They were not far now. The ground beneath the desperate human convoy had begun to thin, giving way to grey stone beneath. Glimpses of sapphire stole their eyes where hints of water blinked in the dips of the horizon. This great river system which waned in and out of flood, spurned the people into a final surge despite its desperate salt encrusted banks.

The strongest of the group overtook Nikola as they clawed up a ridge of sand then stopped, gazing out over the sunken land beneath. There was a long, distorted mirror of the sun in the snake-like tract of water which ran as far as they could see from curve to curve. A small port waited for them somewhere on its edge and beyond the white sails – the promise of freedom.

It was a long way to those ships.

Nikola let the others pass him. He turned away from the beautiful scene back toward the desert they had just survived. The sound of drums and marching feet was still creeping closer. Even through the sharp wind that kicked at his ears, he was able to make out the distant clink of swords and shouted words from the fearsome commander.

He set down the child in his arms. It smiled and ran off in chase of the other children tumbling down the last dune with cries of delight. Nikola searched the sand, whispering curses into the air until a blinding point of light burst into life like the sun itself, rising to great the day.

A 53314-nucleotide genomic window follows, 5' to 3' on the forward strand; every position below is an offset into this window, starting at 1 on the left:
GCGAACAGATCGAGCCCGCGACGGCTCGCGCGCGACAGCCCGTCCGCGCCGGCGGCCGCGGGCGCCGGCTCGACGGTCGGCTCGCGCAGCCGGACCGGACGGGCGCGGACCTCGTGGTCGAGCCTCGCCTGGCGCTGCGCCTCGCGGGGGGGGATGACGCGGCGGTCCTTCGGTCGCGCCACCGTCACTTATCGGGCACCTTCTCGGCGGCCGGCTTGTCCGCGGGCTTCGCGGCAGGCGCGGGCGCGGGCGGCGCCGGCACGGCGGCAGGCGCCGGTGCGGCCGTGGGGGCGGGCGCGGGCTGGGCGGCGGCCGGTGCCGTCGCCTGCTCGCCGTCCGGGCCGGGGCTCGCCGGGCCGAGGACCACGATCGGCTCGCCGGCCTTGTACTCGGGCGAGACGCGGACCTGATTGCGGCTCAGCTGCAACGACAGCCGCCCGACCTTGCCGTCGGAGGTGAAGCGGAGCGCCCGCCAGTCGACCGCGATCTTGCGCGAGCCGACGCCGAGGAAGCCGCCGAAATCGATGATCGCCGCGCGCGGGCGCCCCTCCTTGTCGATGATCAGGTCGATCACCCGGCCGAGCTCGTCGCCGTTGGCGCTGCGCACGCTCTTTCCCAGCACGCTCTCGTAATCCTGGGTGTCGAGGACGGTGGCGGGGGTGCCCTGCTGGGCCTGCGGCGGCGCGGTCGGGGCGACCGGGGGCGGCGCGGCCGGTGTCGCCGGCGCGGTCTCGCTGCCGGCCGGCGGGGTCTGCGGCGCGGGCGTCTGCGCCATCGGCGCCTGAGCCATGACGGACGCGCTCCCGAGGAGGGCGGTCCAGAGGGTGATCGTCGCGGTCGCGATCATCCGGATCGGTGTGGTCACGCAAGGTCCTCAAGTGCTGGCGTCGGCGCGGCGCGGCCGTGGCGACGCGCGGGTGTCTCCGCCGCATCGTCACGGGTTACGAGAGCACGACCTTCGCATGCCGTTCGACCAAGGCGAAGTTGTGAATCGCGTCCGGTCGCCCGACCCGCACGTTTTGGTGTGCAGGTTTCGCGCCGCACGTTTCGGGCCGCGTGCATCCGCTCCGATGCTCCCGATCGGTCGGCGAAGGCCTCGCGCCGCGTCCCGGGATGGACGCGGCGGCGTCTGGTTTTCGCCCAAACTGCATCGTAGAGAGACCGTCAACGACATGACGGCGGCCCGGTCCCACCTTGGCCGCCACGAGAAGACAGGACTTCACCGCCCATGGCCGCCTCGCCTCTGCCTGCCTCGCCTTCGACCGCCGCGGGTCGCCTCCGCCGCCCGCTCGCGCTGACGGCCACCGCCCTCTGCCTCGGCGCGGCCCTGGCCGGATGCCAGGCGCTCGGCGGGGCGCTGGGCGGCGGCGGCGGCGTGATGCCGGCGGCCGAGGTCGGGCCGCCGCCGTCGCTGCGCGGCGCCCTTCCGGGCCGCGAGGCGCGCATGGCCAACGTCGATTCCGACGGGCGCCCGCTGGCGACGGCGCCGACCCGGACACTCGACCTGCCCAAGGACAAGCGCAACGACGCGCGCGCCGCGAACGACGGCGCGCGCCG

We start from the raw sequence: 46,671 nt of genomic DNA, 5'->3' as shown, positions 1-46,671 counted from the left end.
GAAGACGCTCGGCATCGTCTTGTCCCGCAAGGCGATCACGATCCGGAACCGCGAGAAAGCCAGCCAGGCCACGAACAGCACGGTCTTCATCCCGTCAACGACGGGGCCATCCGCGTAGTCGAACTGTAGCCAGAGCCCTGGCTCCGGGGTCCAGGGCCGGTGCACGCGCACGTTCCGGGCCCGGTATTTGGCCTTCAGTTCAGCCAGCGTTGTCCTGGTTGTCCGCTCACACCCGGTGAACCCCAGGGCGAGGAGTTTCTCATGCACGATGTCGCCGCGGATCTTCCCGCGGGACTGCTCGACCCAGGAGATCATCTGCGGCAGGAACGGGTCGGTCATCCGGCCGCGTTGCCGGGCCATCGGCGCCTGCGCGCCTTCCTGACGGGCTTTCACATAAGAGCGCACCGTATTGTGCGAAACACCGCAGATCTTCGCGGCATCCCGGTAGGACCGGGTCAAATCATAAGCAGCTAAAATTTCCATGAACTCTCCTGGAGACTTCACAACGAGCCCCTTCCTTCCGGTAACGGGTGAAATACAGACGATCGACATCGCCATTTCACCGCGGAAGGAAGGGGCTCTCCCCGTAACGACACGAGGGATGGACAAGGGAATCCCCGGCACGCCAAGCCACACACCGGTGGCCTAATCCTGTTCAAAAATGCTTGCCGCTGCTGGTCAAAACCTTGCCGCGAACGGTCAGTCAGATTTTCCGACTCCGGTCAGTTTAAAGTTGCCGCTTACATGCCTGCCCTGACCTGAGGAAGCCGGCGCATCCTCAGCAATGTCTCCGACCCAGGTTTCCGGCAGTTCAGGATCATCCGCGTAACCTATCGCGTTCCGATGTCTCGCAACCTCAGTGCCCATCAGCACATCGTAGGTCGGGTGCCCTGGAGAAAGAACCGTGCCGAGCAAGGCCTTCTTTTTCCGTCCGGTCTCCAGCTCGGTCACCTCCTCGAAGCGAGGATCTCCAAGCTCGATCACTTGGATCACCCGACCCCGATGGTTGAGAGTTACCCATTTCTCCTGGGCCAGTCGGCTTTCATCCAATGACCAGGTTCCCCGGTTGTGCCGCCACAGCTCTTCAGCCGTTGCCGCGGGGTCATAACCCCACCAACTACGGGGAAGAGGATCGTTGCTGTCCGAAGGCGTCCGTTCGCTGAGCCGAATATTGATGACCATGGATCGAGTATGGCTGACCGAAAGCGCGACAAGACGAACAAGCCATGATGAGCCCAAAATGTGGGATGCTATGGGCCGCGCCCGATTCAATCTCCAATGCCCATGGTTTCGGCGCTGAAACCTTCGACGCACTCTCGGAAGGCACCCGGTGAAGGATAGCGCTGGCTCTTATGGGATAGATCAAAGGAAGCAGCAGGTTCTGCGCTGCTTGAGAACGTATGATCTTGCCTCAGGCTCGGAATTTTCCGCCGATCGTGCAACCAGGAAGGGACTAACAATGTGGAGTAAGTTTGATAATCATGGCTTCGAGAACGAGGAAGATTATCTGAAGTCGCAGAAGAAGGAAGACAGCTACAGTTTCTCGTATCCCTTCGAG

His body froze and for a moment all he could do was watch as more and more flecks of light emerged until they formed a definite line backed by a darker smear of men. It was an army.

Nikola ran his tongue through his sharp teeth and out across his cracked lips. The deep pits of his black eyes erupted with a flash of red as he snarled and dropped everything save his knife to the ground.


"Don' – don' touch me," Nigel retreated from her, falling toward the dormitory wall where he collapsed, shaking and clutching his shoulder. Several deep gashes cut through his skin which splayed out in horrific sheets. It was difficult to see the extent of the damage as his body shimmered, rippling in and out of focus.